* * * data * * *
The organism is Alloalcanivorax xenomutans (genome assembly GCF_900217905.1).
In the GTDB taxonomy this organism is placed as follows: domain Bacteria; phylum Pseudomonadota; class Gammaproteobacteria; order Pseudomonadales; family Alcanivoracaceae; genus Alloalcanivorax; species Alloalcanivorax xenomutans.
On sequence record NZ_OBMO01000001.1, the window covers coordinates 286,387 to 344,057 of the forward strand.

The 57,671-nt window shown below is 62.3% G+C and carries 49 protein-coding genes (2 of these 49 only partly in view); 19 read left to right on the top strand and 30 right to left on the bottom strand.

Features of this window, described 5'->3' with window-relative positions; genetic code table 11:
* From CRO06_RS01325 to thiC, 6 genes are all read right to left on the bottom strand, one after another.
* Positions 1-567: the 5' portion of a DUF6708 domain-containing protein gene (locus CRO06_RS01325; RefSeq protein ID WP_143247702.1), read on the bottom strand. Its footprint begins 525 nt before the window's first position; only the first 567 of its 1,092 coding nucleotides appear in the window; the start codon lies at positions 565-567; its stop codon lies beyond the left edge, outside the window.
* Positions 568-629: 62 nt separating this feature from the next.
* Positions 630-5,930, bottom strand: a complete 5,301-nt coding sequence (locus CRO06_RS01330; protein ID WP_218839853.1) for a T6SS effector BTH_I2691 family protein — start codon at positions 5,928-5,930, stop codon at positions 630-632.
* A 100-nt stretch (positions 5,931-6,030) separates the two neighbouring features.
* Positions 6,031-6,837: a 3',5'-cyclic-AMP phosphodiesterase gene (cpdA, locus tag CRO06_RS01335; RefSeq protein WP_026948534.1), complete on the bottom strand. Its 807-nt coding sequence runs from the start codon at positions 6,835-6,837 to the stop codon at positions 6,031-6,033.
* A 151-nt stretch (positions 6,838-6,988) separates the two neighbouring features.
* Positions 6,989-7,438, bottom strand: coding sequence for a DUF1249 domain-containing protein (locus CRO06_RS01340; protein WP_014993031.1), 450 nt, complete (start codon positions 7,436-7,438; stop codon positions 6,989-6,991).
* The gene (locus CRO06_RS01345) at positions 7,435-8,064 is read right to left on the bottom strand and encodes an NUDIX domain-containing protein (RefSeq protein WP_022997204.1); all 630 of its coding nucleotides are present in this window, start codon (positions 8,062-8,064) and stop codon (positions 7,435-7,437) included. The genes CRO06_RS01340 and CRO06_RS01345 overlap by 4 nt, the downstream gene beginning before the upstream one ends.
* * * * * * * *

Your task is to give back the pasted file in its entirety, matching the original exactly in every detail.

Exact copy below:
The organism is Alloalcanivorax xenomutans (genome assembly GCF_900217905.1).
In the GTDB taxonomy this organism is placed as follows: domain Bacteria; phylum Pseudomonadota; class Gammaproteobacteria; order Pseudomonadales; family Alcanivoracaceae; genus Alloalcanivorax; species Alloalcanivorax xenomutans.
On sequence record NZ_OBMO01000001.1, the window covers coordinates 286,387 to 344,057 of the forward strand.

The 57,671-nt window shown below is 62.3% G+C and carries 49 protein-coding genes (2 of these 49 only partly in view); 19 read left to right on the top strand and 30 right to left on the bottom strand.

Features of this window, described 5'->3' with window-relative positions; genetic code table 11:
* From CRO06_RS01325 to thiC, 6 genes are all read right to left on the bottom strand, one after another.
* Positions 1-567: the 5' portion of a DUF6708 domain-containing protein gene (locus CRO06_RS01325; RefSeq protein ID WP_143247702.1), read on the bottom strand. Its footprint begins 525 nt before the window's first position; only the first 567 of its 1,092 coding nucleotides appear in the window; the start codon lies at positions 565-567; its stop codon lies beyond the left edge, outside the window.
* Positions 568-629: 62 nt separating this feature from the next.
* Positions 630-5,930, bottom strand: a complete 5,301-nt coding sequence (locus CRO06_RS01330; protein ID WP_218839853.1) for a T6SS effector BTH_I2691 family protein — start codon at positions 5,928-5,930, stop codon at positions 630-632.
* A 100-nt stretch (positions 5,931-6,030) separates the two neighbouring features.
* Positions 6,031-6,837: a 3',5'-cyclic-AMP phosphodiesterase gene (cpdA, locus tag CRO06_RS01335; RefSeq protein WP_026948534.1), complete on the bottom strand. Its 807-nt coding sequence runs from the start codon at positions 6,835-6,837 to the stop codon at positions 6,031-6,033.
* A 151-nt stretch (positions 6,838-6,988) separates the two neighbouring features.
* Positions 6,989-7,438, bottom strand: coding sequence for a DUF1249 domain-containing protein (locus CRO06_RS01340; protein WP_014993031.1), 450 nt, complete (start codon positions 7,436-7,438; stop codon positions 6,989-6,991).
* The gene (locus CRO06_RS01345) at positions 7,435-8,064 is read right to left on the bottom strand and encodes an NUDIX domain-containing protein (RefSeq protein WP_022997204.1); all 630 of its coding nucleotides are present in this window, start codon (positions 8,062-8,064) and stop codon (positions 7,435-7,437) included. The genes CRO06_RS01340 and CRO06_RS01345 overlap by 4 nt, the downstream gene beginning before the upstream one ends.